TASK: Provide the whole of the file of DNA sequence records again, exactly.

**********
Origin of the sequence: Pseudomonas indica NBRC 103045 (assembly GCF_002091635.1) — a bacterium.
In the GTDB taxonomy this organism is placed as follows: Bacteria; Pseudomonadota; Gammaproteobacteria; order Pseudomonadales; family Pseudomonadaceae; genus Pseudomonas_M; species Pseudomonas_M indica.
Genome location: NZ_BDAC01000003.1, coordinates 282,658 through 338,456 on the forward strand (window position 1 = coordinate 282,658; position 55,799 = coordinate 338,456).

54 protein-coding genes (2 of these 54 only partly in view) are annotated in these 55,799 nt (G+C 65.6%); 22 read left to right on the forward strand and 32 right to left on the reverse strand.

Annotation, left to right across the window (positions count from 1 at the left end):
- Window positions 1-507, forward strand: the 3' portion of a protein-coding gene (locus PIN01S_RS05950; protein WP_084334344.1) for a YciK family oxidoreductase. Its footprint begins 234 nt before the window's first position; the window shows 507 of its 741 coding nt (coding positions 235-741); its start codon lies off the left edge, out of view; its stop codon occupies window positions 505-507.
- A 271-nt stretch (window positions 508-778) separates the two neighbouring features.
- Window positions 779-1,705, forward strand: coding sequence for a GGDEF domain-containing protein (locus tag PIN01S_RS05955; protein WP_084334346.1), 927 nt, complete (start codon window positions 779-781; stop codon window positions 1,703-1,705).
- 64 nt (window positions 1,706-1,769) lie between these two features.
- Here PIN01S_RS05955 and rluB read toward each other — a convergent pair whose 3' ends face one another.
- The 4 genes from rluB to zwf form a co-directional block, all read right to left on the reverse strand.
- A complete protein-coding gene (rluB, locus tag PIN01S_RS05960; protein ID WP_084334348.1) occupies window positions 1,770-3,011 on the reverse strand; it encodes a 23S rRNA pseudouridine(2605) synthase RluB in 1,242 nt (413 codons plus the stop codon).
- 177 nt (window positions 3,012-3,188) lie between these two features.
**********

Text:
Origin of the sequence: Pseudomonas indica NBRC 103045 (assembly GCF_002091635.1) — a bacterium.
In the GTDB taxonomy this organism is placed as follows: Bacteria; Pseudomonadota; Gammaproteobacteria; order Pseudomonadales; family Pseudomonadaceae; genus Pseudomonas_M; species Pseudomonas_M indica.
Genome location: NZ_BDAC01000003.1, coordinates 282,658 through 338,456 on the forward strand (window position 1 = coordinate 282,658; position 55,799 = coordinate 338,456).

54 protein-coding genes (2 of these 54 only partly in view) are annotated in these 55,799 nt (G+C 65.6%); 22 read left to right on the forward strand and 32 right to left on the reverse strand.

Annotation, left to right across the window (positions count from 1 at the left end):
- Window positions 1-507, forward strand: the 3' portion of a protein-coding gene (locus PIN01S_RS05950; protein WP_084334344.1) for a YciK family oxidoreductase. Its footprint begins 234 nt before the window's first position; the window shows 507 of its 741 coding nt (coding positions 235-741); its start codon lies off the left edge, out of view; its stop codon occupies window positions 505-507.
- A 271-nt stretch (window positions 508-778) separates the two neighbouring features.
- Window positions 779-1,705, forward strand: coding sequence for a GGDEF domain-containing protein (locus tag PIN01S_RS05955; protein WP_084334346.1), 927 nt, complete (start codon window positions 779-781; stop codon window positions 1,703-1,705).
- 64 nt (window positions 1,706-1,769) lie between these two features.
- Here PIN01S_RS05955 and rluB read toward each other — a convergent pair whose 3' ends face one another.
- The 4 genes from rluB to zwf form a co-directional block, all read right to left on the reverse strand.
- A complete protein-coding gene (rluB, locus tag PIN01S_RS05960; protein ID WP_084334348.1) occupies window positions 1,770-3,011 on the reverse strand; it encodes a 23S rRNA pseudouridine(2605) synthase RluB in 1,242 nt (413 codons plus the stop codon).
- 177 nt (window positions 3,012-3,188) lie between these two features.